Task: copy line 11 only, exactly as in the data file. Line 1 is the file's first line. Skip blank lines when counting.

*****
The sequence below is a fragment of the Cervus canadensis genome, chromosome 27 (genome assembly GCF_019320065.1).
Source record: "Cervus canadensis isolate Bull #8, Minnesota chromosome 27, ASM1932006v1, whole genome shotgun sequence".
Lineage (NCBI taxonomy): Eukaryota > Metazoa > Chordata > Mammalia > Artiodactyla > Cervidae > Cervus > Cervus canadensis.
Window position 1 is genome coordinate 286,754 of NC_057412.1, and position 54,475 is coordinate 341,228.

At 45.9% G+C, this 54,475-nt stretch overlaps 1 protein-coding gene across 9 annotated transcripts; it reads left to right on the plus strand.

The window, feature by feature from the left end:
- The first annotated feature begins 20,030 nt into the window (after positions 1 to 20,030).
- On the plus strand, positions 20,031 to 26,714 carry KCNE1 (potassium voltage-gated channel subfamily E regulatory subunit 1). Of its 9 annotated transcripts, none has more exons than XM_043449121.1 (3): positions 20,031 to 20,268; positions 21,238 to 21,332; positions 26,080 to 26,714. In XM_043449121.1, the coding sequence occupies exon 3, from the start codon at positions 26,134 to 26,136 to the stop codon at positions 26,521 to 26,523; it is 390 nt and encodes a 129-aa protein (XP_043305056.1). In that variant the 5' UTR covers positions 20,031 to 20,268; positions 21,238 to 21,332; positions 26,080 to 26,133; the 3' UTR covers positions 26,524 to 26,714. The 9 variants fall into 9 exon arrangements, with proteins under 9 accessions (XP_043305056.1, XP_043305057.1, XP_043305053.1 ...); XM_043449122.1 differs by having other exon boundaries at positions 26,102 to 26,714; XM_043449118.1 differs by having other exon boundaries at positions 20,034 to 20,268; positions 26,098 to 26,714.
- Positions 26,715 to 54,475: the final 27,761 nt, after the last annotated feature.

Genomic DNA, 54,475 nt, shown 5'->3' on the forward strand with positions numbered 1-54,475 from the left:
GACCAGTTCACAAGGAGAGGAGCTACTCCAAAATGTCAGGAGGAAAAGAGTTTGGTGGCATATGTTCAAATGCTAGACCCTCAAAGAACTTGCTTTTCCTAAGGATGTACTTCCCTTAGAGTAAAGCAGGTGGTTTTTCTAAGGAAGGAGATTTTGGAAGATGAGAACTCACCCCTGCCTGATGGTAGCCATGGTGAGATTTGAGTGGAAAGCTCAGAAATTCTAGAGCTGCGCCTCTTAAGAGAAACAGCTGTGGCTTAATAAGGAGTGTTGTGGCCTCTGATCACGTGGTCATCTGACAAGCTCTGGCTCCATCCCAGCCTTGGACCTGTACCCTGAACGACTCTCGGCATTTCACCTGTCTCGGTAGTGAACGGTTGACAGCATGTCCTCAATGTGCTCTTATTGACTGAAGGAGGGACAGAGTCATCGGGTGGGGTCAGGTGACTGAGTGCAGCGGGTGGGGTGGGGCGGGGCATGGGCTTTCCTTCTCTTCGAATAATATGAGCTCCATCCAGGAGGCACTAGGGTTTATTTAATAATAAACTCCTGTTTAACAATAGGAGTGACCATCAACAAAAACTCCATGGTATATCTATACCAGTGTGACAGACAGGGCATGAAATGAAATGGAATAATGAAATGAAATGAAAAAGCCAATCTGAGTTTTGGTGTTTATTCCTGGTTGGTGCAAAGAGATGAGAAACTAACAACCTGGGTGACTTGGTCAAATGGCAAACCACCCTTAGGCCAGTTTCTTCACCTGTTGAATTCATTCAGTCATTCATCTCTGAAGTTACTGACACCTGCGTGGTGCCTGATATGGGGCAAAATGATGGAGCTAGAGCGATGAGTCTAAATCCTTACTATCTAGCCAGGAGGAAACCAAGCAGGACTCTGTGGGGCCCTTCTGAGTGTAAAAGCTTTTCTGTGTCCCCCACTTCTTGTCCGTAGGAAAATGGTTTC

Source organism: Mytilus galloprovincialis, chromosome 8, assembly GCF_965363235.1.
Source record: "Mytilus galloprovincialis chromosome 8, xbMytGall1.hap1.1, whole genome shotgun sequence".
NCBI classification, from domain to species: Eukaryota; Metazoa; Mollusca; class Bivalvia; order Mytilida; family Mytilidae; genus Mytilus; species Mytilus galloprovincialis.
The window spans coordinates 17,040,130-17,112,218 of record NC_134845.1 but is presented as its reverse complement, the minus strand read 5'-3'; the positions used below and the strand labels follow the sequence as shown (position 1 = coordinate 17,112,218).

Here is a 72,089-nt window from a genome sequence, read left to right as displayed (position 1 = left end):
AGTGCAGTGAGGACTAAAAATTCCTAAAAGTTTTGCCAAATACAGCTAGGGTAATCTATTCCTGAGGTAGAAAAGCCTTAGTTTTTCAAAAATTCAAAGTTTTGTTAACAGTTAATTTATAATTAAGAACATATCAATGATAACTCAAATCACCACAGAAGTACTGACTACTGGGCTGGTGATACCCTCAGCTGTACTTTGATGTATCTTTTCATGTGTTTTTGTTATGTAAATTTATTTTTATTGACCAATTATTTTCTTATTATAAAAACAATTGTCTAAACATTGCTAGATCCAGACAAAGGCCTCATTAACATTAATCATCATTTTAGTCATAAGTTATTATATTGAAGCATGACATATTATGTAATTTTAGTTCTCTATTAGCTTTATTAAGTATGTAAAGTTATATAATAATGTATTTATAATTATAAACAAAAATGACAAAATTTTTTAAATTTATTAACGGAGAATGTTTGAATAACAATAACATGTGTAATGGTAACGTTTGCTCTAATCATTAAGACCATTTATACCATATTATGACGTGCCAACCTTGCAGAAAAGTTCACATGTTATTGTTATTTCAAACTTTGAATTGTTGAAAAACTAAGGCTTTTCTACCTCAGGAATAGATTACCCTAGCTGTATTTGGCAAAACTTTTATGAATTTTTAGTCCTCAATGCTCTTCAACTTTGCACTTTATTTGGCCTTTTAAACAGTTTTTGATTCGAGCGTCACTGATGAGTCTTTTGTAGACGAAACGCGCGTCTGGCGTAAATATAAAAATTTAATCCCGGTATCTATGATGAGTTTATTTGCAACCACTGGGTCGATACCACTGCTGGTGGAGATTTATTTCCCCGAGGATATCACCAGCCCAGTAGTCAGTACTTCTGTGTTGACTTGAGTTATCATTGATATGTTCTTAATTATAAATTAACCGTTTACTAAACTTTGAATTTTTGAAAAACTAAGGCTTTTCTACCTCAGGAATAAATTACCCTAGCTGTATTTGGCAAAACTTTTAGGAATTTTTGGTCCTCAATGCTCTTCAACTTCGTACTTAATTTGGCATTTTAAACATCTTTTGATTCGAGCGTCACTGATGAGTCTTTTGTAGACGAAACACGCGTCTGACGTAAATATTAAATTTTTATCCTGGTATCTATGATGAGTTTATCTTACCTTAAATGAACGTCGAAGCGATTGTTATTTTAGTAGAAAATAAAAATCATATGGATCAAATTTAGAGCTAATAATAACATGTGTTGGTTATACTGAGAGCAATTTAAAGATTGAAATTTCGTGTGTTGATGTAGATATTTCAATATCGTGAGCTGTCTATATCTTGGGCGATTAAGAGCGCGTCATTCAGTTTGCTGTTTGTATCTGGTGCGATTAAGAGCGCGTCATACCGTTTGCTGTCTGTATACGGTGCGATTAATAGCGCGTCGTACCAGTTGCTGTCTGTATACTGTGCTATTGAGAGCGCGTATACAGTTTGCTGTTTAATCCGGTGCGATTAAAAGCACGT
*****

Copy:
GACCAGTTCACAAGGAGAGGAGCTACTCCAAAATGTCAGGAGGAAAAGAGTTTGGTGGCATATGTTCAAATGCTAGACCCTCAAAGAACTTGCTTTTCCTAAGGATGTACTTCCCTTAGAGTAAAGCAGGTGGTTTTTCTAAGGAAGGAGATTTTGGAAGATGAGAACTCACCCCTGCCTGATGGTAGCCATGGTGAGATTTGAGTGGAAAGCTCAGAAATTCTAGAGCTGCGCCTCTTAAGAGAAACAGCTGTGGCTTAATAAGGAGTGTTGTGGCCTCTGATCACGTGGTCATCTGACAAGCTCTGGCTCCATCCCAGCCTTGGACCTGTACCCTGAACGACTCTCGGCATTTCACCTGTCTCGGTAGTGAACGGTTGACAGCATGTCCTCAATGTGCTCTTATTGACTGAAGGAGGGACAGAGTCATCGGGTGGGGTCAGGTGACTGAGTGCAGCGGGTGGGGTGGGGCGGGGCATGGGCTTTCCTTCTCTTCGAATAATATGAGCTCCATCCAGGAGGCACTAGGGTTTATTTAATAATAAACTCCTGTTTAACAATAGGAGTGACCATCAACAAAAACTCCATGGTATATCTATACCAGTGTGACAGACAGGGCATGAAATGAAATGGAATAATGAAATGAAATGAAAAAGCCAATCTGAGTTTTGGTGTTTATTCCTGGTTGGTGCAAAGAGATGAGAAACTAACAACCTGGGTGACTTGGTCAAATGGCAAACCACCCTTAGGCCAGTTTCTTCACCTGTTGAATTCATTCAGTCATTCATCTCTGAAGTTACTGACACCTGCGTGGTGCCTGATATGGGGCAAAATGATGGAGCTAGAGCGATGAGTCTAAATCCTTACTATCTAGCCAGGAGGAAACCAAGCAGGACTCTGTGGGGCCCTTCTGAGTGTAAAAGCTTTTCTGTGTCCCCCACTTCTTGTCCGTAGGAAAATGGTTTC